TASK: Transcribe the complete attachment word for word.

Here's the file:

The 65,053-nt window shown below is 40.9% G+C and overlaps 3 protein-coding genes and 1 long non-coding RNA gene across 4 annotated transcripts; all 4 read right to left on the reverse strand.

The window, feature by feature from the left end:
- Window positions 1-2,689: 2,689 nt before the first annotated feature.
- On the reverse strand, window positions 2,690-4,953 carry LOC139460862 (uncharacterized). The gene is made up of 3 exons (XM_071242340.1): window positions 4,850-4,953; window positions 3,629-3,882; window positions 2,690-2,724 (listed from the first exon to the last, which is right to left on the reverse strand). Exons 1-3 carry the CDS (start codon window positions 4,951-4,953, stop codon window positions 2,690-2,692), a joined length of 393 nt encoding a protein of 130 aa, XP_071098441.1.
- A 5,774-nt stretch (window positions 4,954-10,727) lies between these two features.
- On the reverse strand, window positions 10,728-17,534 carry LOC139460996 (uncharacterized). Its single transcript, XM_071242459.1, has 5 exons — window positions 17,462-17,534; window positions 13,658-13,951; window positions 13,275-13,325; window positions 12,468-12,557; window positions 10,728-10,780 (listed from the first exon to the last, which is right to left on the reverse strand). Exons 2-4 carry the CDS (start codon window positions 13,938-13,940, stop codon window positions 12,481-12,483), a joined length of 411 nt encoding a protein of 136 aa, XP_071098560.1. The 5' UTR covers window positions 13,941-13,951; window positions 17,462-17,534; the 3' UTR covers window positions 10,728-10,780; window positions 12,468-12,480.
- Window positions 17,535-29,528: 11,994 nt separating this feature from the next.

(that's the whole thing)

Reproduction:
The 65,053-nt window shown below is 40.9% G+C and overlaps 3 protein-coding genes and 1 long non-coding RNA gene across 4 annotated transcripts; all 4 read right to left on the reverse strand.

The window, feature by feature from the left end:
- Window positions 1-2,689: 2,689 nt before the first annotated feature.
- On the reverse strand, window positions 2,690-4,953 carry LOC139460862 (uncharacterized). The gene is made up of 3 exons (XM_071242340.1): window positions 4,850-4,953; window positions 3,629-3,882; window positions 2,690-2,724 (listed from the first exon to the last, which is right to left on the reverse strand). Exons 1-3 carry the CDS (start codon window positions 4,951-4,953, stop codon window positions 2,690-2,692), a joined length of 393 nt encoding a protein of 130 aa, XP_071098441.1.
- A 5,774-nt stretch (window positions 4,954-10,727) lies between these two features.
- On the reverse strand, window positions 10,728-17,534 carry LOC139460996 (uncharacterized). Its single transcript, XM_071242459.1, has 5 exons — window positions 17,462-17,534; window positions 13,658-13,951; window positions 13,275-13,325; window positions 12,468-12,557; window positions 10,728-10,780 (listed from the first exon to the last, which is right to left on the reverse strand). Exons 2-4 carry the CDS (start codon window positions 13,938-13,940, stop codon window positions 12,481-12,483), a joined length of 411 nt encoding a protein of 136 aa, XP_071098560.1. The 5' UTR covers window positions 13,941-13,951; window positions 17,462-17,534; the 3' UTR covers window positions 10,728-10,780; window positions 12,468-12,480.
- Window positions 17,535-29,528: 11,994 nt separating this feature from the next.